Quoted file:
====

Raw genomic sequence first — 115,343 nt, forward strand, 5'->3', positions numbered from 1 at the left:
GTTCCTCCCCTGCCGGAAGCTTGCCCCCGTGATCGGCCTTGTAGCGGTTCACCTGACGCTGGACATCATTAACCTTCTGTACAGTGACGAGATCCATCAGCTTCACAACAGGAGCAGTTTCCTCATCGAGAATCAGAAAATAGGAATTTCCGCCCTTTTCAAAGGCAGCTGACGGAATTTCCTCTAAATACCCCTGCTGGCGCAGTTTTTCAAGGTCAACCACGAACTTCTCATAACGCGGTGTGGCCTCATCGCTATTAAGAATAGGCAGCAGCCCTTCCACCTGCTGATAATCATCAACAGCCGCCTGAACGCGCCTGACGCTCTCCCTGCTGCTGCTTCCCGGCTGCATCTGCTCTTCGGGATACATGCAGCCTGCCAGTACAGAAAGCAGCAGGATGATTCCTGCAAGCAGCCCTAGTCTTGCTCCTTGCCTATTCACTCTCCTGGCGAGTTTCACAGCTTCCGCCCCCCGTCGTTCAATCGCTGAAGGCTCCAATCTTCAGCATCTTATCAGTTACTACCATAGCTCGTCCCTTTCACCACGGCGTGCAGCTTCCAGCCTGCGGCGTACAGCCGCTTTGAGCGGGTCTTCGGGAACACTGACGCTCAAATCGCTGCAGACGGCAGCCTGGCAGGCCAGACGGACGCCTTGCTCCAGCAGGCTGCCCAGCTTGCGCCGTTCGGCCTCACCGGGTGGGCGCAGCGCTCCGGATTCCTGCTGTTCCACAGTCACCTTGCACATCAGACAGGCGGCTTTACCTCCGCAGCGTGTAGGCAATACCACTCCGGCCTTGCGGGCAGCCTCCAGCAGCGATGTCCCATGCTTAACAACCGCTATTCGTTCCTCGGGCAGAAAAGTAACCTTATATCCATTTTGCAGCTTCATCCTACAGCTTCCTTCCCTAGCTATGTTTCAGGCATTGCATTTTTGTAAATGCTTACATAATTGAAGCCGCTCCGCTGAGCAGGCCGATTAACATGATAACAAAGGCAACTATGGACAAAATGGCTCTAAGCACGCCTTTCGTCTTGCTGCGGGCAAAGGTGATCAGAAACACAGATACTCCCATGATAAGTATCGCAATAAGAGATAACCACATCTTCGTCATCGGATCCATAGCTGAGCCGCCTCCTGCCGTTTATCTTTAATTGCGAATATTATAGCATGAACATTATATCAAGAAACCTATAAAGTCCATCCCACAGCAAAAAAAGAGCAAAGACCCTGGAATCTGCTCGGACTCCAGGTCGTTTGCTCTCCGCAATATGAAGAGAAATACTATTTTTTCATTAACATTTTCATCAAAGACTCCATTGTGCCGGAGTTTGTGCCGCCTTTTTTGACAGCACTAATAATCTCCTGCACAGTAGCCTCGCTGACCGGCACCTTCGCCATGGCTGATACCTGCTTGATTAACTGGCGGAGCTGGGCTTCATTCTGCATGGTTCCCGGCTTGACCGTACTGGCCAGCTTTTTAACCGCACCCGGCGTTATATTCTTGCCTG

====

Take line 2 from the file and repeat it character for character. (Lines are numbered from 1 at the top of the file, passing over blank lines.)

GTTCCTCCCCTGCCGGAAGCTTGCCCCCGTGATCGGCCTTGTAGCGGTTCACCTGACGCTGGACATCATTAACCTTCTGTACAGTGACGAGATCCATCAGCTTCACAACAGGAGCAGTTTCCTCATCGAGAATCAGAAAATAGGAATTTCCGCCCTTTTCAAAGGCAGCTGACGGAATTTCCTCTAAATACCCCTGCTGGCGCAGTTTTTCAAGGTCAACCACGAACTTCTCATAACGCGGTGTGGCCTCATCGCTATTAAGAATAGGCAGCAGCCCTTCCACCTGCTGATAATCATCAACAGCCGCCTGAACGCGCCTGACGCTCTCCCTGCTGCTGCTTCCCGGCTGCATCTGCTCTTCGGGATACATGCAGCCTGCCAGTACAGAAAGCAGCAGGATGATTCCTGCAAGCAGCCCTAGTCTTGCTCCTTGCCTATTCACTCTCCTGGCGAGTTTCACAGCTTCCGCCCCCCGTCGTTCAATCGCTGAAGGCTCCAATCTTCAGCATCTTATCAGTTACTACCATAGCTCGTCCCTTTCACCACGGCGTGCAGCTTCCAGCCTGCGGCGTACAGCCGCTTTGAGCGGGTCTTCGGGAACACTGACGCTCAAATCGCTGCAGACGGCAGCCTGGCAGGCCAGACGGACGCCTTGCTCCAGCAGGCTGCCCAGCTTGCGCCGTTCGGCCTCACCGGGTGGGCGCAGCGCTCCGGATTCCTGCTGTTCCACAGTCACCTTGCACATCAGACAGGCGGCTTTACCTCCGCAGCGTGTAGGCAATACCACTCCGGCCTTGCGGGCAGCCTCCAGCAGCGATGTCCCATGCTTAACAACCGCTATTCGTTCCTCGGGCAGAAAAGTAACCTTATATCCATTTTGCAGCTTCATCCTACAGCTTCCTTCCCTAGCTATGTTTCAGGCATTGCATTTTTGTAAATGCTTACATAATTGAAGCCGCTCCGCTGAGCAGGCCGATTAACATGATAACAAAGGCAACTATGGACAAAATGGCTCTAAGCACGCCTTTCGTCTTGCTGCGGGCAAAGGTGATCAGAAACACAGATACTCCCATGATAAGTATCGCAATAAGAGATAACCACATCTTCGTCATCGGATCCATAGCTGAGCCGCCTCCTGCCGTTTATCTTTAATTGCGAATATTATAGCATGAACATTATATCAAGAAACCTATAAAGTCCATCCCACAGCAAAAAAAGAGCAAAGACCCTGGAATCTGCTCGGACTCCAGGTCGTTTGCTCTCCGCAATATGAAGAGAAATACTATTTTTTCATTAACATTTTCATCAAAGACTCCATTGTGCCGGAGTTTGTGCCGCCTTTTTTGACAGCACTAATAATCTCCTGCACAGTAGCCTCGCTGACCGGCACCTTCGCCATGGCTGATACCTGCTTGATTAACTGGCGGAGCTGGGCTTCATTCTGCATGGTTCCCGGCTTGACCGTACTGGCCAGCTTTTTAACCGCACCCGGCGTTATATTCTTGCCTG